- the Patent Search and Analysis System of the SIPO for registered patents and published pending patent registrations;
- the China Trademark Database of the China Trademark Office (TMO) for registered trademarks and pending trademark registrations; and
- the ‘.cn’ domain name database of China Internet Network Information Centre for ‘.cn’ domain names.
The buyer may also run a public search at the website of the Copyright Protection Centre of China (CPCC) for registered copyright works (including software). Under Chinese law, copyright is an automatic right, and is not created upon registration. Many copyright owners (especially software owners) nonetheless still register their copyright works with the CPCC as evidence of title in case of potential infringement claims.
Registrable intellectual property
What types of intellectual property are registrable, what types of intellectual property are not, and what due diligence is typically undertaken with respect to each?
Registerable intellectual property includes patents (ie, invention, utility model and industrial design), copyrights, trademarks, plant variety rights and layout designs of integrated circuits. Non-registrable intellectual properties include trade secrets and know-how. In China, copyright works can be registered with the CPCC, but registration is not a prerequisite for the creation of a copyright.
To verify the title of registrable intellectual property, the buyer should request registration certificates or receipts of acceptance of registration applications for registered and pending registrations. Public searches with relevant registration authorities (eg, the SIPO and TMO) are normally performed to independently verify the title of the registered intellectual property.
In terms of non-registrable intellectual property, the buyer may review confidentiality policies, non-disclosure agreements, IP assignments, and work-for-hire provisions under relevant contracts, to form a general view on ownership status of key unregistered intellectual property.
Can liens or security interests be granted on intellectual property or technology assets, and if so, how do acquirers conduct due diligence on them?
Yes, certain intellectual property (ie, registered trademarks, patents and copyrights) can be pledged under Chinese law. Pledges over registered trademarks, patents and copyrights are perfected by registration of such pledge with the competent authorities (ie, the TMO, SIPO and CPCC, respectively). The release of pledges is also effectuated upon registration of the release with said authorities. The time required for completing the process of perfecting or releasing pledges varies depending on the type of pledged intellectual property. For instance, perfecting or releasing a pledge of patents with the SIPO will normally take a week.
If there is any encumbrance, such as pledge, over intellectual property or technology assets that are to be acquired, the release of such encumbrances, if required, is typically effected on or prior to closing and after the signing of the relevant asset or share purchase agreement.
Employee IP due diligence
What due diligence is typically undertaken with respect to employee-created and contractor-created intellectual property and technology?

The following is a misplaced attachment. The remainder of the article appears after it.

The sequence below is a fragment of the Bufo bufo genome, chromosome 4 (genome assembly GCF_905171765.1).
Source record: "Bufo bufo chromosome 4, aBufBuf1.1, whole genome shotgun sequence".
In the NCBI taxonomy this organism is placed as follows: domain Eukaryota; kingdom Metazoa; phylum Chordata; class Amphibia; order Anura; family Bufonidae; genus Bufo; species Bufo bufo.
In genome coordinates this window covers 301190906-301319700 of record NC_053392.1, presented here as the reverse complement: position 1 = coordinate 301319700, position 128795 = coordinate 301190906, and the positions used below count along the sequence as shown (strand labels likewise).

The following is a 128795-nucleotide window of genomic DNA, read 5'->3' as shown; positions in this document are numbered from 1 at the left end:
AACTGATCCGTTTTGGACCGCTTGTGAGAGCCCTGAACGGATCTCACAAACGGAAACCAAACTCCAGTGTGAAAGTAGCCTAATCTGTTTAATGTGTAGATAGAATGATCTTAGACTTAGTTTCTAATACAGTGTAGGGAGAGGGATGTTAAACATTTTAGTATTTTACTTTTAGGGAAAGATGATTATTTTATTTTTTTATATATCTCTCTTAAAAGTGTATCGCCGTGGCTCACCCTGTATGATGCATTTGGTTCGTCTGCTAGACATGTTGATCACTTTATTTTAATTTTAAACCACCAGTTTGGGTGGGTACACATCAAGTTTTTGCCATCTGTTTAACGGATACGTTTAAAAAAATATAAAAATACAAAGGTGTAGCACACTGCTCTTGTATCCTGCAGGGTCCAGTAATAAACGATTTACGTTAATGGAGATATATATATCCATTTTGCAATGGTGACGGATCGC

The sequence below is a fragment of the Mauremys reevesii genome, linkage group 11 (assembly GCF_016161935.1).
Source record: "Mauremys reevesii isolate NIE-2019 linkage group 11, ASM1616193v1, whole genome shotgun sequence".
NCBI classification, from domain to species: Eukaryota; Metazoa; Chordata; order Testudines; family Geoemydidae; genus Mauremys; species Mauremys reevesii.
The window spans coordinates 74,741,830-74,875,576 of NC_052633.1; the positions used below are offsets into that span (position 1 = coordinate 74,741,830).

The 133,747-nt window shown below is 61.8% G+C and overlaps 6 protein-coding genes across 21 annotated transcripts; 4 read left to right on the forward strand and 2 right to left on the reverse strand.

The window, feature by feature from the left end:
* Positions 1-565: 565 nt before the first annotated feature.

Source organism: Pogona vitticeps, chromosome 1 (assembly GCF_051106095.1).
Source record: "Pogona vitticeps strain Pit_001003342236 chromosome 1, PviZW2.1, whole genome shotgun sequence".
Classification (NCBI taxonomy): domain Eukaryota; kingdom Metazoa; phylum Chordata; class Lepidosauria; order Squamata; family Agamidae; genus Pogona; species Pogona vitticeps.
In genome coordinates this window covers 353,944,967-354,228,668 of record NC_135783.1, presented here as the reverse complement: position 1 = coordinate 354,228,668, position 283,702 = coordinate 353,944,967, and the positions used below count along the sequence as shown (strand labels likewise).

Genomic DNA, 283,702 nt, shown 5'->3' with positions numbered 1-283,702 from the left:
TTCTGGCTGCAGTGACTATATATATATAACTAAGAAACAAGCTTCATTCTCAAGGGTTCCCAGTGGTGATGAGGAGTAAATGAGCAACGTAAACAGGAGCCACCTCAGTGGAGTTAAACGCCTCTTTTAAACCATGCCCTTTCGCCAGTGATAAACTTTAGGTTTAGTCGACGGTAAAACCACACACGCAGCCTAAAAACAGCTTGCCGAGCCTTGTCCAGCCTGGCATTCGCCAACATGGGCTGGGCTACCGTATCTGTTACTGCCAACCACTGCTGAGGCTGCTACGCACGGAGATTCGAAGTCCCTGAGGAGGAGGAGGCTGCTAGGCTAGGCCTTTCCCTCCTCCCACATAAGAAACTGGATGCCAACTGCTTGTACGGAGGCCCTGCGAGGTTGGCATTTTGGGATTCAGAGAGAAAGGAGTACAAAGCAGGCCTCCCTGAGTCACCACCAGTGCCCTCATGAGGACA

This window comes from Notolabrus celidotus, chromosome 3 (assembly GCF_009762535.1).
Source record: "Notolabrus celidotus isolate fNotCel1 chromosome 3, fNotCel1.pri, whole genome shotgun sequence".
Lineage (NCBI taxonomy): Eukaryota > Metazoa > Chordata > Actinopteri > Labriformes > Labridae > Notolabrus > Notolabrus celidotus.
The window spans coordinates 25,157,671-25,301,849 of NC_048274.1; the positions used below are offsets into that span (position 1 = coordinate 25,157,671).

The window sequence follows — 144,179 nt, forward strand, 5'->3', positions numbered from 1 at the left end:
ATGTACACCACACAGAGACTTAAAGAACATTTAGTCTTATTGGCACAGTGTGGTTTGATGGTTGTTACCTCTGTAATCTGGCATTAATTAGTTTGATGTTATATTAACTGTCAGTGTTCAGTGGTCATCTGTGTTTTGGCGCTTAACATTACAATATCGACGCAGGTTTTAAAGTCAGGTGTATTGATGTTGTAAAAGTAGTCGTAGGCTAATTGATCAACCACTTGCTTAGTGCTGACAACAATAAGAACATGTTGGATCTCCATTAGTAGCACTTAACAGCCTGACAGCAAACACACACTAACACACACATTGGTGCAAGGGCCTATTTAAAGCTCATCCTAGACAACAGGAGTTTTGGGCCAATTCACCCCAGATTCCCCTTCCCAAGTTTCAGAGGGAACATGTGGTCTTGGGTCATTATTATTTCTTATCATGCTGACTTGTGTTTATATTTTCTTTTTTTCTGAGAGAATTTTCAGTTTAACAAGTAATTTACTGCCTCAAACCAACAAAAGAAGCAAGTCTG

For employee-created and contractor-created intellectual property and technology, the buyer would need to review the intellectual property ownership and assignment or work for hire clauses under relevant employment or development contracts. Public searches will also be undertaken to verify the current title of those intellectual properties if being registered or pending registration with the competent authorities.
Under Chinese law, title to copyrights and patents developed or created by the target’s employees in the course of performing their job duties or by utilisation of materials and tools provided by the target automatically vests in the target. However, unless otherwise agreed, ownership of contractor-created copyrights and patents automatically vests in the contractor. Assignment of title of contractor-created patents to the target is deemed effective upon registration of the assignment with the SIPO. No registration formalities are required for the assignment of copyrights.
Transferring licensed intellectual property
Are there any requirements to enable the transfer or assignment of licensed intellectual property and technology? Are exclusive and non-exclusive licences treated differently?
The transfer or assignment of licensed intellectual property and technology by its owner does not require consent of the licensee. Note that transfers or assignments of trademarks and patents are effectuated upon registration of such transfer or assignment with the TMO and SIPO, respectively. The transfer of registered patents or pending patent registrations by a Chinese individual or entity to a foreign individual is deemed a technology export, which may be subject to certain approval or filing requirements under the Chinese export control regime.
The transfer or assignment by a licensee of its rights and obligations pertaining to licensed intellectual property and technology normally requires consent of the licensor, unless the licence agreement states otherwise.
There is no differentiation between exclusive and non-exclusive licences in connection with the above-mentioned transfer or assignment.
Software due diligence
What types of software due diligence is typically undertaken in your jurisdiction? Do targets customarily provide code scans for third-party or open source code?